To date, Kris owns and operates Halo Askew Entertainment (BMI), a multi-platform, boutique entertainment and publishing company based in New Jersey. As a producer, he has earned placements with Interscope Records, Viacom Media Networks, Sony Creative, What’s In-Store Music, Cleopatra Records, and Conzoom Records; among others. As an audio tech and engineer, he’s currently the house monitor engineer at the Palladium Times Square, and has worked at Electric Lady Studios and Jambetta Studios; on Broadway (Gettin’ The Band Back Together); on NBC's Emmy and Grammy Award-winning broadcast, Jesus Christ Superstar Live; and on Disney's Winnie The Pooh: A New Musical Stage Adaptation (Rockefeller Productions, Disney Theatrical Productions). In audio tech and engineering contexts, Kris has worked with Trevor Horn, Whoopi Goldberg, Cyndi Lauper, Jennifer Lopez, Steve Martin, Faith Hill, Paula Cole, Fun Lovin’ Criminals, Snoop Dogg, Marc Anthony, Kim Cameron, Zef Noise (Peter Murphy), NativeLab, Rob DeLuca (Sebastian Bach), and Grammy Award winners, Angel Fernandez (David Byrne) and DJ Freddy Bastone.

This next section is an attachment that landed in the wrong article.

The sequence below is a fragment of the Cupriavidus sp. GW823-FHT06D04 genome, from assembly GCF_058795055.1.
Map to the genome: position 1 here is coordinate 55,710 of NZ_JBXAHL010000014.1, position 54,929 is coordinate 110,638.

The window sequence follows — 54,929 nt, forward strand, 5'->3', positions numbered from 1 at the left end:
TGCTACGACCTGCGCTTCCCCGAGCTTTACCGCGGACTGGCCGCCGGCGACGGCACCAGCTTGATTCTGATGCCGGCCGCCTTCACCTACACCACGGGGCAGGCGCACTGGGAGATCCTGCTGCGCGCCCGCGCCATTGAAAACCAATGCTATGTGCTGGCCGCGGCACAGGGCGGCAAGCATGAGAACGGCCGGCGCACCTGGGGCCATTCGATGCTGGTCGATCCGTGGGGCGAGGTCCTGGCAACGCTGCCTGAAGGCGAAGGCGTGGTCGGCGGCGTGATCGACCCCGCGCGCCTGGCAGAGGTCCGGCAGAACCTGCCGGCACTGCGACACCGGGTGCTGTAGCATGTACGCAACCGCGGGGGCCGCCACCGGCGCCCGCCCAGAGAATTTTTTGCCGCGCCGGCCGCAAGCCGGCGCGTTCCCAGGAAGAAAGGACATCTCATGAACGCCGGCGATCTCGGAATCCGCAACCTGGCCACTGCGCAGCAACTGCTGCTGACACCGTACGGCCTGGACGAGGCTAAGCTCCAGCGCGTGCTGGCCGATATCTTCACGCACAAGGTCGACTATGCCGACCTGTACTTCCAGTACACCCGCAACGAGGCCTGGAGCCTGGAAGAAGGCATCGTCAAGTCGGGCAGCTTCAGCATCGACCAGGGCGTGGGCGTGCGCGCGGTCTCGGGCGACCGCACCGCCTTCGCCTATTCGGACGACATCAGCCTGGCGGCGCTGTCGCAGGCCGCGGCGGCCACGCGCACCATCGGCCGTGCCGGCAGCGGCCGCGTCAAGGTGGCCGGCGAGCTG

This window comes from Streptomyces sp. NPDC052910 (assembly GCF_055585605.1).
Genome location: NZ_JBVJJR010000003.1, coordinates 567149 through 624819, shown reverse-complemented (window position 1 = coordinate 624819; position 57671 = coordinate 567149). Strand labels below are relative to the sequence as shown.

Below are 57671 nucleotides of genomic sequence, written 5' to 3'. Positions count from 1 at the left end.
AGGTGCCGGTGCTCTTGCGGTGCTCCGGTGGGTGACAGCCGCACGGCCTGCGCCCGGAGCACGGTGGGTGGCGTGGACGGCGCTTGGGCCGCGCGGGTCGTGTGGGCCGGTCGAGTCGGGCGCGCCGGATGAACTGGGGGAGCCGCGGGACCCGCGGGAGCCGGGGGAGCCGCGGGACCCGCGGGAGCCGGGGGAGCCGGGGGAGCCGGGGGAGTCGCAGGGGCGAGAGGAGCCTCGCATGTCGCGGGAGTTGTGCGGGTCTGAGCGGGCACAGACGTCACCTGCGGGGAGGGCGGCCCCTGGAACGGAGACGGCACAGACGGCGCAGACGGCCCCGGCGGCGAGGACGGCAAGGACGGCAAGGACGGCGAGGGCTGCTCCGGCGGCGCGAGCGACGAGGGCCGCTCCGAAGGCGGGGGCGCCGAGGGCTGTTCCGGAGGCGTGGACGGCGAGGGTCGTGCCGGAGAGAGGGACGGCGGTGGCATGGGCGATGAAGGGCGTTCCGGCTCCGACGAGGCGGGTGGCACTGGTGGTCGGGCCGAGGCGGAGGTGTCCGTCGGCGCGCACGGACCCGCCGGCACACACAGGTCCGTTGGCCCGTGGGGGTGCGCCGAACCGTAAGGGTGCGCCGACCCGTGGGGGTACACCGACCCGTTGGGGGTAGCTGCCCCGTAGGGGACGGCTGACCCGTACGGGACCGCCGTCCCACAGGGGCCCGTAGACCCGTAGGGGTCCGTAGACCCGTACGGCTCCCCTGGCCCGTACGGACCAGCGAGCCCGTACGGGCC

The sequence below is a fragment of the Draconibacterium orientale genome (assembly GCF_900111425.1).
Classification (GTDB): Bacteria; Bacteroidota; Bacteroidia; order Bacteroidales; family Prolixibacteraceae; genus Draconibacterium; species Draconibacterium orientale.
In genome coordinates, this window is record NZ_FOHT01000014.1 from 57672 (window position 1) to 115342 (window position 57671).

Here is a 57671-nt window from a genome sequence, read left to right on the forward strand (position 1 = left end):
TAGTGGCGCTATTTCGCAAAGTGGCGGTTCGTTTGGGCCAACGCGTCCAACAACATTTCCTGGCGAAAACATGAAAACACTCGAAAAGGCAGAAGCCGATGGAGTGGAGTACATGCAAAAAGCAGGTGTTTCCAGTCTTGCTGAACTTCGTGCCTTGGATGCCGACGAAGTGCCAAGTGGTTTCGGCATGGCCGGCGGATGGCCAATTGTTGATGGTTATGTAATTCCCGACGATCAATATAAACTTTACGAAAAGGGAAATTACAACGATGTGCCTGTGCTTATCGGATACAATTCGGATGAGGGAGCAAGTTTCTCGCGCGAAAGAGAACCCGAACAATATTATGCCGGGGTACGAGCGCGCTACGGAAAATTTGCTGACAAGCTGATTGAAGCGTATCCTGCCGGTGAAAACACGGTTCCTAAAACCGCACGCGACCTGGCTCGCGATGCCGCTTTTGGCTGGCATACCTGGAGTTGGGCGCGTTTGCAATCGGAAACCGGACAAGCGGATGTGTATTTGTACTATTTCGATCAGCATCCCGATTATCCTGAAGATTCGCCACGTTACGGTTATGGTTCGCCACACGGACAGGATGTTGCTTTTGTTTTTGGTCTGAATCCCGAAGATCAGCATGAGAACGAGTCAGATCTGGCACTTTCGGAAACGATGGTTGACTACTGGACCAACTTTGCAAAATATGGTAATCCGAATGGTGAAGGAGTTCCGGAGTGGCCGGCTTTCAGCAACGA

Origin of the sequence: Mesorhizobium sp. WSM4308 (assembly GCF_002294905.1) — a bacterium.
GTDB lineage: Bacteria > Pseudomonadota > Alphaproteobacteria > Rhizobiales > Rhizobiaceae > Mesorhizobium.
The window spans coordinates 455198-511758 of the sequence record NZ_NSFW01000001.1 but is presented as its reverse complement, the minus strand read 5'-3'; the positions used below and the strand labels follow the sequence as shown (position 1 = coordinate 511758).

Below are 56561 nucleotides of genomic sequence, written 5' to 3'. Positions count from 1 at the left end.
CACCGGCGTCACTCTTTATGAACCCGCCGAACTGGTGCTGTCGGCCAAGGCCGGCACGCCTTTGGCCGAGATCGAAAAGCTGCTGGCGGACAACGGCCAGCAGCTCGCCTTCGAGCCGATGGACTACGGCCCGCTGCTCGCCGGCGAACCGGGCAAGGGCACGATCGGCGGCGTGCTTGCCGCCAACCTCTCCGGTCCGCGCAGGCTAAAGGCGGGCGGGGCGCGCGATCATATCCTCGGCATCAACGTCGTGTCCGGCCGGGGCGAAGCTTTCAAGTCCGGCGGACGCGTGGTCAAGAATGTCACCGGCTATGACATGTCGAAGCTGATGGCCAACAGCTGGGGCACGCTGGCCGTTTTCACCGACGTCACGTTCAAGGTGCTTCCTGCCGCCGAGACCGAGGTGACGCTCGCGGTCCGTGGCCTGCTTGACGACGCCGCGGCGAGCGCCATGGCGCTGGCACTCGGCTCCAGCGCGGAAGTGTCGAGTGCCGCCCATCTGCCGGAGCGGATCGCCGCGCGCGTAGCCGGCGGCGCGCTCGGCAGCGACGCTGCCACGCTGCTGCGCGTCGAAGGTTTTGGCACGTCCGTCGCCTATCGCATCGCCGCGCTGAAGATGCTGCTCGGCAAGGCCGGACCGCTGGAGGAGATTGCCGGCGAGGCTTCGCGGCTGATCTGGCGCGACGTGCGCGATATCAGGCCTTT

Even with all of the impressive entries in his resume, We Are Absolute Garbage represents a milestone achievement for Kris. “That the people on this album trusted me to be in charge and create these tracks is hugely validating for me. I’m now not just this dude in his basement messing with music,” Kris says with a good-natured laugh. “I’m finally at a place where I’m making music and writing with people I have looked up to and admired as a fan.”